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Beneficiary Reviews: Extremely Important, but Often Overlooked

Sam Payne, RICP, VP Business Consultant

Beneficiary designations are incredibly important, but often misunderstood or not understood at all by those who are preparing to leave a legacy.  

Many people believe that a trust will handle the distribution of assets like life insurance, IRAs, retirement plans, annuities, and some employee benefit plans. In fact, these assets are all controlled by beneficiary designations. Understanding how to properly name beneficiaries, and how to avoid common mistakes in beneficiary designations, is key to ensuring that assets end up where intended.

If you don’t designate a beneficiary to receive these assets after your death, it’s possible that the assets will be distributed to someone other than who you intended. For example, some custodial
agreements will automatically default to the spouse, and if there is no spouse, then to the owner’s surviving children, and then to the estate. This is a helpful default in the case of no beneficiary designations, but it doesn’t ensure your assets will go to the person you would have chosen.

Our financial advisor role gives us an unparalleled advantage to assure that our client’s legacy intentions are fulfilled.  A simple but incredibly important part of planning is to make sure we have a conversation about those desires with our clients, and follow-up by reviewing all beneficiary designations on accounts that have a beneficiary designations possible.  The most common accounts or policies that we will have in our view include Life Insurance and Annuities. But don’t stop there.

In addition to reviewing the obvious accounts, spend some time reviewing bank checking and savings accounts, retirement accounts, bonds and investment accounts for “Transfer on Death” beneficiary designations. 

In reviewing these designations you can help your clients stay current and avoid unintended consequences. Failing to update these designations after life events such as births, marriages, divorces or other changes in relationships or family dynamics may result in either assets being distributed to unintended recipients, or failing to be distributed to someone you did intend to include but never got around to including.

Some of the common beneficiary designation mistakes, aside from not naming one at all, would include:

Naming the estate as beneficiary – while this may eventually result in your heirs receiving the assets you intended, it is not the most efficient way to do it.  This can also result in greater costs to the estate in the form of taxes and probate costs, and provides substantially less flexibility when it comes to how and when the assets are distributed.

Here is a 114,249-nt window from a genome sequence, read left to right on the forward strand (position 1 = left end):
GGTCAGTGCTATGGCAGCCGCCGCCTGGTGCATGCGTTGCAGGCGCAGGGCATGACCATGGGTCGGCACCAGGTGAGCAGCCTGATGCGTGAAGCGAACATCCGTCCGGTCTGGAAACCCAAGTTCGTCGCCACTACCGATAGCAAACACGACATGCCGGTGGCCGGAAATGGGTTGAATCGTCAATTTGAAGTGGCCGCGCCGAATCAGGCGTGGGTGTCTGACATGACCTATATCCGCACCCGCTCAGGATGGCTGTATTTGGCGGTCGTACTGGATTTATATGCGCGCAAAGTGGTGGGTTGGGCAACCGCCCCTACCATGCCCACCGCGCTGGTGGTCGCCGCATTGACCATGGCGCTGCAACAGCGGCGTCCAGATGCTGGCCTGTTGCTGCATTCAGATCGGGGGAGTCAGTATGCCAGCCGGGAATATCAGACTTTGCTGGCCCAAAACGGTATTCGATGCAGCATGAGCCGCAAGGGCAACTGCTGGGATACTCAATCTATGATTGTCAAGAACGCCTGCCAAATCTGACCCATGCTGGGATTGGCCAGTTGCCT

Naming a trust as beneficiary – While this is possible, the unintended consequences of naming a trust as beneficiary for some accounts, if realized, may be substantially greater than the decedent ever intended.

For example, designating a trust as the beneficiary of an IRA can be an effective estate planning tool.  However, this already complex topic has become even more complicated by the passing of the Secure Act. It is effective only if all the parties involved—especially the IRA owner, the IRA custodian, the trustee of the trust, and any attorneys representing the beneficiary—agree on the interpretation of the provisions of the trust and applicable laws. Conflicting interpretations could result in a delay of disposition of the assets and can be quite frustrating for those involved.

Naming minor children as beneficiaries – If minor children have been named as the beneficiary of your life insurance policy, then it can become legally complicated.

Minor children cannot inherit money directly. Instead, the state would appoint a legal guardian if you hadn’t done so, which is a lengthy and costly process. That guardian would then determine how the money is managed and spent—and it may not coincide with your wishes.

If you want the money to benefit a child while the beneficiary is still a child, then you must set up a trust and appoint a trustee. The simplest way is via the Uniform Transfer to Minors Act, which is free — you just appoint a trusted, responsible adult to handle the money on the child’s behalf.

As you can see, naming beneficiaries is incredibly important, and designations should be reviewed on a regular basis.  I believe, as we approach the end of the year, the time to hold beneficiary reviews with your clients is now.  By having the conversation, you will be able to identify their wishes, educate them on the importance of proper beneficiary designations, and assure their stated desires are fulfilled.